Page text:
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Memphis is the home of the oldest and largest museum in Tennessee — the Memphis Brooks Museum of Art (MBMA). Housed in the same spot since 1916, the museum is in a beautiful Beaux-Arts-style building. But, changes are afoot. The museum will soon make its new home downtown next to the Mississippi River, in a building designed by Pritzker Prize-winning architects Herzog and de Meuron.  

This evolution means exciting things for the museum’s future. It’s also an exhilarating new journey for the three women who spearhead the museum’s collections and exhibits: Chief Curator Dr. Rosamund Garrett, Associate Curator of Modern and Contemporary Art Dr. Patricia Daigle, and Joyce Blackmon Curatorial Fellow in African American Art and Art of the African Diaspora, Heather Nickels.   

We had the opportunity to speak with these three dynamic women about their passion for the Memphis Brooks Museum of Art and what inspired them to take on such unique careers. Please welcome this week’s FACES of Memphis!

Dr. Rosamund Garrett, Chief Curator

Rosamund Garrett headshot

Meet Dr. Rosamund Garrett — the Chief Curator of the Memphis Brooks Museum of Art

What does your position entail?

Broadly, I take care of the museum’s collection, ensuring that we can hand it on to the next generation. And I make our collection, and art in general, accessible to the public, primarily through exhibitions and displays.

You’re originally from the United Kingdom. What inspired you to move to the states?

Curatorial jobs are often few and far between, so you need to be able to move. I first started here in 2018 as Associate Curator of European and Decorative Arts, and I worked my way up. I was initially drawn to two things — the permanent collection, which I think is stronger than most people realize, and the opportunity to work on the new building. It’s extraordinary to be able to think and put into practice what a museum can be for the twenty-first century, especially in such a remarkable location.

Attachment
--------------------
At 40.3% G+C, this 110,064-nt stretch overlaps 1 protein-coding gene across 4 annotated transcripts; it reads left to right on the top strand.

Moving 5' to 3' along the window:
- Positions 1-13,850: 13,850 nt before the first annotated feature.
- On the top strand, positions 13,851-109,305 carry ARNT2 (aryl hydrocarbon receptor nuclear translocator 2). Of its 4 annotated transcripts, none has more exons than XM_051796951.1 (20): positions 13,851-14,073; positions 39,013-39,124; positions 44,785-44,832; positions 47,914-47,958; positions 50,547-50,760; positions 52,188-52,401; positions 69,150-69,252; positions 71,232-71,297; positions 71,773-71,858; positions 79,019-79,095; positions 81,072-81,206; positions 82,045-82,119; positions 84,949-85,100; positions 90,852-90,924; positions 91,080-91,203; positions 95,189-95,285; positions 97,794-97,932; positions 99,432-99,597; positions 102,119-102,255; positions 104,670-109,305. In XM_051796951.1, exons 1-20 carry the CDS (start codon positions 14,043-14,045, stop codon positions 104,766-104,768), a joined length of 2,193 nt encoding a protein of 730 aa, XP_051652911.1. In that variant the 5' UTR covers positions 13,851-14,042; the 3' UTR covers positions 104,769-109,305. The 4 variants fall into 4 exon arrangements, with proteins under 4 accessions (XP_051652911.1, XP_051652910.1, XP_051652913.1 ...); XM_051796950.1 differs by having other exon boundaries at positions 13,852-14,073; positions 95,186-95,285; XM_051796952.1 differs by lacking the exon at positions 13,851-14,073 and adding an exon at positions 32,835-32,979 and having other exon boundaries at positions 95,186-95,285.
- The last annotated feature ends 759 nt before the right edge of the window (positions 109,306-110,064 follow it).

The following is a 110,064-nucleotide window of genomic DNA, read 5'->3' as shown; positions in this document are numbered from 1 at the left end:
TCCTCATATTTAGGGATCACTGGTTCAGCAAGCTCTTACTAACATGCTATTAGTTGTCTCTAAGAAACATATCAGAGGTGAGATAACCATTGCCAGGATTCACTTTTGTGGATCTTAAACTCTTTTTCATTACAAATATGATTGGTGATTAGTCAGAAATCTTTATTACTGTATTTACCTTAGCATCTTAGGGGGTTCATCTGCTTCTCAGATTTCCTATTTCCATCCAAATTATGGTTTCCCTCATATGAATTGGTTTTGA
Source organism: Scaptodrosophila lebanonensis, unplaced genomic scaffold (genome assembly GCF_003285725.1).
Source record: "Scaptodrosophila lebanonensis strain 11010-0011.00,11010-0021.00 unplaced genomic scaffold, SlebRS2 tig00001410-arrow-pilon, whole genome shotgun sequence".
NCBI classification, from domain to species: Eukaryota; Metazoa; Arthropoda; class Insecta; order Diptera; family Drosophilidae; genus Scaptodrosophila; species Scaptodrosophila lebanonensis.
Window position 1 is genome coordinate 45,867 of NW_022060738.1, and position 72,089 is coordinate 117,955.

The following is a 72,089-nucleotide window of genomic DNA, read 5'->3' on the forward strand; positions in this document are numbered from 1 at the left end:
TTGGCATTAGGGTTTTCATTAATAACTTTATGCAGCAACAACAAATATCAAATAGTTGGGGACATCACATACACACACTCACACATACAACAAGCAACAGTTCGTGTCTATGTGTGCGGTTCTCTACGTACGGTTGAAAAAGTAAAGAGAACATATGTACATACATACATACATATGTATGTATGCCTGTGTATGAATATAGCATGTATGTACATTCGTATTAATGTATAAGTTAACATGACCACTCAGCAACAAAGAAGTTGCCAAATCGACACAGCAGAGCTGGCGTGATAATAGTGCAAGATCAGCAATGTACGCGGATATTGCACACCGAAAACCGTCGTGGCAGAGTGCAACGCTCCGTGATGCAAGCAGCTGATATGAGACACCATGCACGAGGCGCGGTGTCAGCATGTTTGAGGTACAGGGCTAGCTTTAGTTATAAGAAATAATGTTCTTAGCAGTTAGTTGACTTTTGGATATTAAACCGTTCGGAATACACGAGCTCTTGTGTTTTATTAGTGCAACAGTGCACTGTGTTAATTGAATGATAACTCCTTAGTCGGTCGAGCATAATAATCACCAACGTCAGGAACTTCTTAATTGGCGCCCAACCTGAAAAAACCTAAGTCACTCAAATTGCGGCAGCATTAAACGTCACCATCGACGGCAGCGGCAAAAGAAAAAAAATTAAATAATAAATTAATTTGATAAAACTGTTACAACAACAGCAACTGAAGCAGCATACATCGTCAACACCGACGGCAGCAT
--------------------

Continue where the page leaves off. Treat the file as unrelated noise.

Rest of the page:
Are there any exhibits you’re particularly proud of?

An exhibition that we’ve just closed, On Christopher Street: Transgender Portraits by Mark Seliger, was important to me. Last year was the deadliest year for transgender people in U.S. history, and presently there are many bills targeting the trans community. As someone who is a part of the LGBTQIA2+ community, I couldn’t just do nothing. I believe that knowing each other’s stories can make us kinder and that culture can bring us together. This exhibition was the first LGBTQIA2+ exhibition the museum has made and the first trans-centered exhibition in the Mid-South.

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What are your favorite sources of information in and around Memphis?

I love that Memphis is strong in community activism. People care here; they stand up for what is right and do it with love. Some really innovative work is being done in this city, and it can be nation-leading, such as the work by My Sistah’s House, Protect Our Aquifer, and NativeRITES. The people of Memphis are an inspiration to us all in those regards.

What advice do you treasure?

My Ph.D. supervisor, when I was struggling to write, said, “Start with what you love.” Actually, it’s pretty good life advice in general — put what you love first, and the rest will fall into place around it.

Dr. Patricia Daigle, Associate Curator of Modern and Contemporary Art

Headshot of Patricia Daigle

Say hello to Dr. Patricia Daigle, MBMA’s Associate Curator of Modern and Contemporary Art.

What does your position entail?

As Associate Curator of Modern and Contemporary Art, I oversee the museum’s collection of modern and contemporary works in all media. I generate presentations of modern and contemporary art in the form of temporary exhibitions and permanent collection displays, serve as site-curator for traveling exhibitions, and help establish the curatorial approach to the museum’s new building downtown.

When did you join the museum?

I’ve been a fan of the Memphis Brooks Museum of Art since moving here in 2015 from Santa Barbara, California. After five years directing a university gallery and organizing temporary exhibitions, I was excited by the opportunity to get back into the museum and engage with a rich permanent collection. To do so at such a critical time of transition for the MBMA felt like a chance for me to help shape the museum’s future in service of our community and city.

Are there any specific exhibits you’re working on?